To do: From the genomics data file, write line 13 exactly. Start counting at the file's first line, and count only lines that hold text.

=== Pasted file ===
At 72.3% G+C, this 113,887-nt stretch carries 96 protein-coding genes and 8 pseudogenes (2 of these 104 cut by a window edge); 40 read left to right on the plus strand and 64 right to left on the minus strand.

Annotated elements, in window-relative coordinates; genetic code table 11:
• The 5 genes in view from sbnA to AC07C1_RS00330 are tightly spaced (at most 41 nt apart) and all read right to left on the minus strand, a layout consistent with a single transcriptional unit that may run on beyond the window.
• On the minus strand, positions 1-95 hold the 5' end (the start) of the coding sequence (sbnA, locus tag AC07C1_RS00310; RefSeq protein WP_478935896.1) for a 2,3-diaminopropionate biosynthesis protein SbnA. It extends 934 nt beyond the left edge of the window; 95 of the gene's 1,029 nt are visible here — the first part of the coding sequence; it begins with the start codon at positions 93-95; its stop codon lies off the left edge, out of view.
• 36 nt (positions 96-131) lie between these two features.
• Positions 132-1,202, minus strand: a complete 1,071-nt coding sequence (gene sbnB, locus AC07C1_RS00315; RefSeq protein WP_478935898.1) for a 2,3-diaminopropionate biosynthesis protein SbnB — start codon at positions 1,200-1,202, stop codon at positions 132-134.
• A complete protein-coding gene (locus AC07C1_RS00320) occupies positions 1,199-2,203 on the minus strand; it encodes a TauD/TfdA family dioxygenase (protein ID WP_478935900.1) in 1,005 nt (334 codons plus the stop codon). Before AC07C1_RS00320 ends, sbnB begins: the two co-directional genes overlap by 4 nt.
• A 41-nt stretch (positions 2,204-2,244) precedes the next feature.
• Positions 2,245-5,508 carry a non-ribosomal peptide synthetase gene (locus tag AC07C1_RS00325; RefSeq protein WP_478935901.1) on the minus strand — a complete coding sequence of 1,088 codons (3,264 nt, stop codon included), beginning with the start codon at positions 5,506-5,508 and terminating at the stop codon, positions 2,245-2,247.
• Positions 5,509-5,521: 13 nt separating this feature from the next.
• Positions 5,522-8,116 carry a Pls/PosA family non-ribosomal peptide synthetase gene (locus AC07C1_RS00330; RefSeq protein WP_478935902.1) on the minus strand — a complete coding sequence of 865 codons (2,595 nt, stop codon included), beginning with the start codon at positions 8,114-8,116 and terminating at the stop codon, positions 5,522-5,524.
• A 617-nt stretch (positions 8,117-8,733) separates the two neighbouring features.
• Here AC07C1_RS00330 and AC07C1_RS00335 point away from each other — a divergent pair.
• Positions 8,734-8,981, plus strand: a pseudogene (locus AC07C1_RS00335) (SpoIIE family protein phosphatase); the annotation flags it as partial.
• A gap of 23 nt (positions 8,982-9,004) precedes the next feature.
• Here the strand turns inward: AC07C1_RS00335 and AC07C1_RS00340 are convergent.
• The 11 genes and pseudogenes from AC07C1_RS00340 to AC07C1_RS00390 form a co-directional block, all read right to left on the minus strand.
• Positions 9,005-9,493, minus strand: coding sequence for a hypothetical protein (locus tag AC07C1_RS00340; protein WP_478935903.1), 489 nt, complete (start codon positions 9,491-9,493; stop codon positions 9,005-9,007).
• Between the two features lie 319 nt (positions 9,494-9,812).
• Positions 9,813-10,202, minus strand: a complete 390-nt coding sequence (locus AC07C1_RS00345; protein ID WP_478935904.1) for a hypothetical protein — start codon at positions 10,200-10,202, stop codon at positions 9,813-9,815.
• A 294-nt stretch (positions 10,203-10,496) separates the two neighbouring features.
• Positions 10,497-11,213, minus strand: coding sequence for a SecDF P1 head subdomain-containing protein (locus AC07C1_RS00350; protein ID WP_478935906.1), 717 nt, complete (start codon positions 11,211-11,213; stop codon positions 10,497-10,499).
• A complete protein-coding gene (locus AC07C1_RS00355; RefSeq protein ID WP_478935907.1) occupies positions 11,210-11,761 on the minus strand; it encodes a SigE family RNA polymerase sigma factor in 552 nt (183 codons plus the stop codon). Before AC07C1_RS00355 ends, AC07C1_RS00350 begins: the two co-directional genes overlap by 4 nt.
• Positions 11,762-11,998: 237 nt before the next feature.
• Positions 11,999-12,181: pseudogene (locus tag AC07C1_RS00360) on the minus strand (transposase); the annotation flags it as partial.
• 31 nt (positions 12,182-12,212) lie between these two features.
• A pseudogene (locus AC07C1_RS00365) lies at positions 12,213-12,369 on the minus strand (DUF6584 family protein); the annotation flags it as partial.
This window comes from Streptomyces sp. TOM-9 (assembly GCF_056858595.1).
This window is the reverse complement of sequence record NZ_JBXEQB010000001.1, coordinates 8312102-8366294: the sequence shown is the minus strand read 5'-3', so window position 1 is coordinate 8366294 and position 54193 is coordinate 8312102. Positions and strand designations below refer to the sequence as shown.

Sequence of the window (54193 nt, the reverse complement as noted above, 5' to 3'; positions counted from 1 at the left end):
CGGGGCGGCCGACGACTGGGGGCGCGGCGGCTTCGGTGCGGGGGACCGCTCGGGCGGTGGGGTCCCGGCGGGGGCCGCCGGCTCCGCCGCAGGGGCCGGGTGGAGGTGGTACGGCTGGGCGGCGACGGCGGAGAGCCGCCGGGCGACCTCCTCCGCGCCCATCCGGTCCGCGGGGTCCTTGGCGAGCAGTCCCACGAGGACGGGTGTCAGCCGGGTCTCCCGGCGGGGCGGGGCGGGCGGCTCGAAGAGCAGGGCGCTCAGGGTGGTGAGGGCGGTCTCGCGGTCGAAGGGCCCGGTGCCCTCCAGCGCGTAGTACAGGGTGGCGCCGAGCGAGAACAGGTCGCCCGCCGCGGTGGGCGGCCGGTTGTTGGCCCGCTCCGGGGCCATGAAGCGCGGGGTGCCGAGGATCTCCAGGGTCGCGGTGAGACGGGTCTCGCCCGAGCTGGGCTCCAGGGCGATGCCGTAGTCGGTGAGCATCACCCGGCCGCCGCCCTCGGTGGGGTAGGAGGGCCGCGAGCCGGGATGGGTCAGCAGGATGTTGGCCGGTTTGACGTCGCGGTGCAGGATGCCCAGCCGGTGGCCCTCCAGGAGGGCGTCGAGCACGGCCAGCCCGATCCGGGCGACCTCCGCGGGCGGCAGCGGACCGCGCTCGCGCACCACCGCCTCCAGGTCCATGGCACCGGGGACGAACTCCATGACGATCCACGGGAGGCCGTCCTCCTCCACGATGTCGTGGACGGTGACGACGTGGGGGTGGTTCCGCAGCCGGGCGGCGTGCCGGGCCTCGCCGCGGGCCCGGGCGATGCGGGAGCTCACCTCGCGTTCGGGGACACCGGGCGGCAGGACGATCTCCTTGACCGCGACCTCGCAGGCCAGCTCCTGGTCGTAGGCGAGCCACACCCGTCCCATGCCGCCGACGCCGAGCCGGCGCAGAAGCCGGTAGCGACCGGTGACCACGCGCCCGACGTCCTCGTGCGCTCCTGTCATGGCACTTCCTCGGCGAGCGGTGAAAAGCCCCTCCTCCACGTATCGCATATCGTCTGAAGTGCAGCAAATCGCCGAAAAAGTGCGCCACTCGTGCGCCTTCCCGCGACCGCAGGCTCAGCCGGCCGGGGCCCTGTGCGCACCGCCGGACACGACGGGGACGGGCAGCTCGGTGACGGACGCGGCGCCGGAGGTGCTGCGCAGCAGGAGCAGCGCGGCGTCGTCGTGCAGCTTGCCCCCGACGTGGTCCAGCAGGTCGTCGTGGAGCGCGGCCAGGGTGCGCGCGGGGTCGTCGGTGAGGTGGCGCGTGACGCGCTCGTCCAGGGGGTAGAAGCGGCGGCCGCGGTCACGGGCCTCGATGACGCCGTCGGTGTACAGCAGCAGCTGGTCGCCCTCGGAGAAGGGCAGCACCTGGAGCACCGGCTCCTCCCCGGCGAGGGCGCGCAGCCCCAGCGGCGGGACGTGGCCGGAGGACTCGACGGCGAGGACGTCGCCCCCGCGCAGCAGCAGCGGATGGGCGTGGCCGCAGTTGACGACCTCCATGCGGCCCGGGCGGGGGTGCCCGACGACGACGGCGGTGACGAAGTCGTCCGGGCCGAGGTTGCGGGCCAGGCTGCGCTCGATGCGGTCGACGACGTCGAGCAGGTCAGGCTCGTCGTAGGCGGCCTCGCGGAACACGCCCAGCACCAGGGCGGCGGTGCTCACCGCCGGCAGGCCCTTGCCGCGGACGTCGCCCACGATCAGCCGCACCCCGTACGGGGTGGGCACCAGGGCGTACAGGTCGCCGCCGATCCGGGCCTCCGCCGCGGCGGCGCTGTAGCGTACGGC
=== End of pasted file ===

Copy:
• Here AC07C1_RS00330 and AC07C1_RS00335 point away from each other — a divergent pair.